Skip to Main Content

ORLANDO, Fla. — As the nation’s largest annual gathering of health technology leaders wraps up Friday, many are leaving surprised, and emboldened, by the breadth of a Trump administration proposal to liberate vast stores of patient information to help deliver on the promise of better, digitally enabled care.

By allowing patients to control their electronic health records — and share them with researchers and entrepreneurs as they see fit — the government is hoping to harness the increasing power of artificial intelligence and other digital tools to provide more personalized medical services at a lower cost.


The Department of Health Human Services opened this year’s gathering of the Healthcare Information and Management Systems Society by unveiling proposed rules that would force insurers participating in federal programs to give patients immediate electronic access to medical records and other health information by next year. The government had already made similar demands of hospitals and other medical providers, and industry specialists expect the new rules to spur greater information sharing throughout the industry.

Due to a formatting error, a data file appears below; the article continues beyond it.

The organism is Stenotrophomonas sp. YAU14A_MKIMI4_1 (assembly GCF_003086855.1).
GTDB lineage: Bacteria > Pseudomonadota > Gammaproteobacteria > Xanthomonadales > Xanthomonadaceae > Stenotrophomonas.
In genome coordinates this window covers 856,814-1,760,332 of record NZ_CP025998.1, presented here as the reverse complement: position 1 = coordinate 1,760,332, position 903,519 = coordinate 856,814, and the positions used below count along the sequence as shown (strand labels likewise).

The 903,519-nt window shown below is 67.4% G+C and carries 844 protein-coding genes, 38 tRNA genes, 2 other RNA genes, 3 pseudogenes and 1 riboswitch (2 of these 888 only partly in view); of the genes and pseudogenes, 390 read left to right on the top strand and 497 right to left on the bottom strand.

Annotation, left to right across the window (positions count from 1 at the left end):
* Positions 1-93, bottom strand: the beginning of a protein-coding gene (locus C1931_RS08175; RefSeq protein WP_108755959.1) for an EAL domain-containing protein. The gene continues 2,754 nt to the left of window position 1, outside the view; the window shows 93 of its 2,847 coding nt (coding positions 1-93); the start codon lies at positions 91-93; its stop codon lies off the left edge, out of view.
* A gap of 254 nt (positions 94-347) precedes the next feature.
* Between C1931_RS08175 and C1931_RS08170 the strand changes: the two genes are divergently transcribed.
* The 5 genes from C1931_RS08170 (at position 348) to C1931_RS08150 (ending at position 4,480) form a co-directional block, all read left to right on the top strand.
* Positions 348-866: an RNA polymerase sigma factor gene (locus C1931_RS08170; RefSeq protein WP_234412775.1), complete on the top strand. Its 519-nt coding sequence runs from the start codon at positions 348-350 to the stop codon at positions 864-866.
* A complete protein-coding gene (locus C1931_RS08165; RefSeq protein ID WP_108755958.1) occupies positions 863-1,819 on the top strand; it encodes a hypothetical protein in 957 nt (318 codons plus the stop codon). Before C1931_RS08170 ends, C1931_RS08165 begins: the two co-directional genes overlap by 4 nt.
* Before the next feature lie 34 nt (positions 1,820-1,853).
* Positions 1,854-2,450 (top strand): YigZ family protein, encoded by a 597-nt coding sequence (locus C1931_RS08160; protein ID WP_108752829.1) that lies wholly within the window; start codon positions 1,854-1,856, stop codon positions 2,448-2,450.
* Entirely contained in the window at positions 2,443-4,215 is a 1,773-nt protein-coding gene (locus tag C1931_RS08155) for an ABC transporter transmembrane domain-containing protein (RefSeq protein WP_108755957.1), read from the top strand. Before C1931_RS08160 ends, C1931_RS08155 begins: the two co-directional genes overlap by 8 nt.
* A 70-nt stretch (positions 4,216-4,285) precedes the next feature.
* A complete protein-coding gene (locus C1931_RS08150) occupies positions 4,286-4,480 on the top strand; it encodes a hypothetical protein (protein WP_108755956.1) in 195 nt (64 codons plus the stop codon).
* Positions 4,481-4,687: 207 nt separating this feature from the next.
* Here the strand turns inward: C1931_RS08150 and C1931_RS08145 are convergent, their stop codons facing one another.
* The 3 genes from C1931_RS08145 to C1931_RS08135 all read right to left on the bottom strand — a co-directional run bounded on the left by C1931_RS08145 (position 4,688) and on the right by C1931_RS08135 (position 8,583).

Unlock this article by subscribing to STAT+ and enjoy your first 30 days free!